The snowball effect takes place everywhere, even in a young business. After HIN, business kept growing, so Fluid packed up their bags and moved to a bigger, newer shop in Plainfield, IL. Having the necessary resources at this point, both Craig and OJ eventually left their day jobs and Fluid MotorUnion became their zenith, their all-encompassing desire to succeed. More employees joined the ranks, and exposure to the enthusiast scene was becoming a primary focus.
Madness, as mentioned at the beginning of the article, tends to manifest itself in obvious ways. The madness of Jackson Pollock is seen quite easily in his artwork, various hack-and-slash methods of applying paint give the artwork a visceral feel, like you’ve crawled into the brain of a man who cannot think of anything but the desire to create. This is equally apparent in the first fully-fledged Fluid project car, Gold Wheels.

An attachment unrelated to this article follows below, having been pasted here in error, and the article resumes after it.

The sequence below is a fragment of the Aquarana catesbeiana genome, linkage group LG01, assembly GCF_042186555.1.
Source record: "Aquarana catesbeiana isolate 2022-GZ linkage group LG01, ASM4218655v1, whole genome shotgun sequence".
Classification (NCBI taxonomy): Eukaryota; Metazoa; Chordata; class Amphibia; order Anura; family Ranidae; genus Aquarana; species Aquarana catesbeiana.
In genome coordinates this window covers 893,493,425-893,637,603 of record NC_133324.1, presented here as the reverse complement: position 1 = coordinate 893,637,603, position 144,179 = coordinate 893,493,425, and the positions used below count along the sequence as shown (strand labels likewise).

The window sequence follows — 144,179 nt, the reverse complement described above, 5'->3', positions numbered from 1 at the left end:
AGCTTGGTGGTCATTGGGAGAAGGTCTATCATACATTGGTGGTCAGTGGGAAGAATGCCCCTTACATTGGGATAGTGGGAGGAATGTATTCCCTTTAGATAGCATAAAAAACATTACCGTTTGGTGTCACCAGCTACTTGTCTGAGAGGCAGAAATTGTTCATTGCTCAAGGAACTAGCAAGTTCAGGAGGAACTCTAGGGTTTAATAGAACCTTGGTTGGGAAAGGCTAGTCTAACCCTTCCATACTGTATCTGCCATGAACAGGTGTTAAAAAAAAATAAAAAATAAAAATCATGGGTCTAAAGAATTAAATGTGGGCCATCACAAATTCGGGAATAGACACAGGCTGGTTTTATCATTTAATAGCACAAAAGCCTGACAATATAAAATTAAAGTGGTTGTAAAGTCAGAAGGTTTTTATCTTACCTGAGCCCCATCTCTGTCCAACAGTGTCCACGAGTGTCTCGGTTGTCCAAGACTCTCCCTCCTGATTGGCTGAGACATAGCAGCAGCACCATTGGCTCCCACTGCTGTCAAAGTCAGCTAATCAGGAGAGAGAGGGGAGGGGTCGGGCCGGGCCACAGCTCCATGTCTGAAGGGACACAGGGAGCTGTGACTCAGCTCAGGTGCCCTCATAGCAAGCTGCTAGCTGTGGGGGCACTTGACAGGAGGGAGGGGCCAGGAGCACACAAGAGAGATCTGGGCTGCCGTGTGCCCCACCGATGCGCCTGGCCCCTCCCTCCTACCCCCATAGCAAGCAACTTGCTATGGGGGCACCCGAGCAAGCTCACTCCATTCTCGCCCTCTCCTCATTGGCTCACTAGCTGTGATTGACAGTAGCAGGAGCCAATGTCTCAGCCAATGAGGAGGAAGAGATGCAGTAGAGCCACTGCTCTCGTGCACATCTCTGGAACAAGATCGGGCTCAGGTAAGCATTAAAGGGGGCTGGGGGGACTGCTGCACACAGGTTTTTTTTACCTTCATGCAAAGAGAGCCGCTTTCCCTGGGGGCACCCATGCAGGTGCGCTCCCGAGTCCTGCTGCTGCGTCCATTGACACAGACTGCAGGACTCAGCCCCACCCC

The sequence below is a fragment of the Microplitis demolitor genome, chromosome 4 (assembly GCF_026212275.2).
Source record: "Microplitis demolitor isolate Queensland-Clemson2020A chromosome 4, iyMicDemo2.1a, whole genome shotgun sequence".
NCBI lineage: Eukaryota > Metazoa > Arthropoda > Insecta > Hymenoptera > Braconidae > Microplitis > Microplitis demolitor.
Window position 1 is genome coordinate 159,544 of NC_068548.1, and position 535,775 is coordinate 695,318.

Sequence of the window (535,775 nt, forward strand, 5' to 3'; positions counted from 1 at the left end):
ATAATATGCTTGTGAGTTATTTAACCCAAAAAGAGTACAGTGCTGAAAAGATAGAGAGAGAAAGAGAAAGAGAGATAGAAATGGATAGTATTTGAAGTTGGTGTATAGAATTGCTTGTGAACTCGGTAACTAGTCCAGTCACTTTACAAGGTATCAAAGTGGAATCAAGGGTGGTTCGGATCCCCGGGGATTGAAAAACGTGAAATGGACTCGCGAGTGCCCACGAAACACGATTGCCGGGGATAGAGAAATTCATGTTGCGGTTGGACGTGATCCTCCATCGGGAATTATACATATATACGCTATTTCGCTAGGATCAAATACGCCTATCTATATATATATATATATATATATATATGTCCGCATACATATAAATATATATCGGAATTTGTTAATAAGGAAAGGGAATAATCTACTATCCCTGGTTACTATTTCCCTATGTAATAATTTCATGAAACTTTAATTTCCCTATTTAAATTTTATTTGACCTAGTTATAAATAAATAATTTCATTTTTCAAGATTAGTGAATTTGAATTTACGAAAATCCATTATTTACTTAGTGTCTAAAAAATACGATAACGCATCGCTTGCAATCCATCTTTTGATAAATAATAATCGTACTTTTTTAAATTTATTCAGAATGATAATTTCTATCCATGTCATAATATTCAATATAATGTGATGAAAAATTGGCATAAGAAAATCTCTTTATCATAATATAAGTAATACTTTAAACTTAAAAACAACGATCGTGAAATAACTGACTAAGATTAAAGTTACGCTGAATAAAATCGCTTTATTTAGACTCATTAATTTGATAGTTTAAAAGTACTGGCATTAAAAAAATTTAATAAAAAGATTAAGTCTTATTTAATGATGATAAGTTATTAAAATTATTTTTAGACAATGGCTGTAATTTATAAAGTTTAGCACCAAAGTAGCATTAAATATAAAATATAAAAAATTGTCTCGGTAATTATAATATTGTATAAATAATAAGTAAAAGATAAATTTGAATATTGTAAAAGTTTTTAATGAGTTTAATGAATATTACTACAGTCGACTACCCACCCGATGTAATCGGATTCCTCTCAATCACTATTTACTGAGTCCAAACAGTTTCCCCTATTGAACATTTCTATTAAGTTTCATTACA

Creating a project car usually takes a good amount of time spent on thought, coming up with various ideas and figuring out which one is best. This can take some time, one might assume. Not when you’ve got deadlines, though. Fluid MotorUnion was heading to MFest (a big BMW festival in Vegas) in 18 days, and Gold Wheels needed a major revamping. In that small window, Fluid’s crew managed to add a new Rotora big brake kit, drop the stock engine and replace it with one from an E39 M5, fabricate a new stainless steel exhaust system, create an asphalt-licking suspension setup and repaint the entire car a matte black. Their first test drive was mere hours before leaving for Nevada, with the paint still drying.
Part III – It Sucks To Roll Hard
“I’m a great believer in luck and I find the harder I work, the more I have of it.” – Thomas Jefferson
Fluid had survived the trip to MFest, and Gold Wheels took the place by storm. When the shiny gold Ark of the Covenant arrived in Vegas, the scene had to open it up and determine what this beast was, who conceived it and even allowed it to exist in the first place. Those of us who have seen Raiders of the Lost Ark know the next part; people’s faces began to melt. And thus Fluid emerged on the scene with a bang, not a whimper.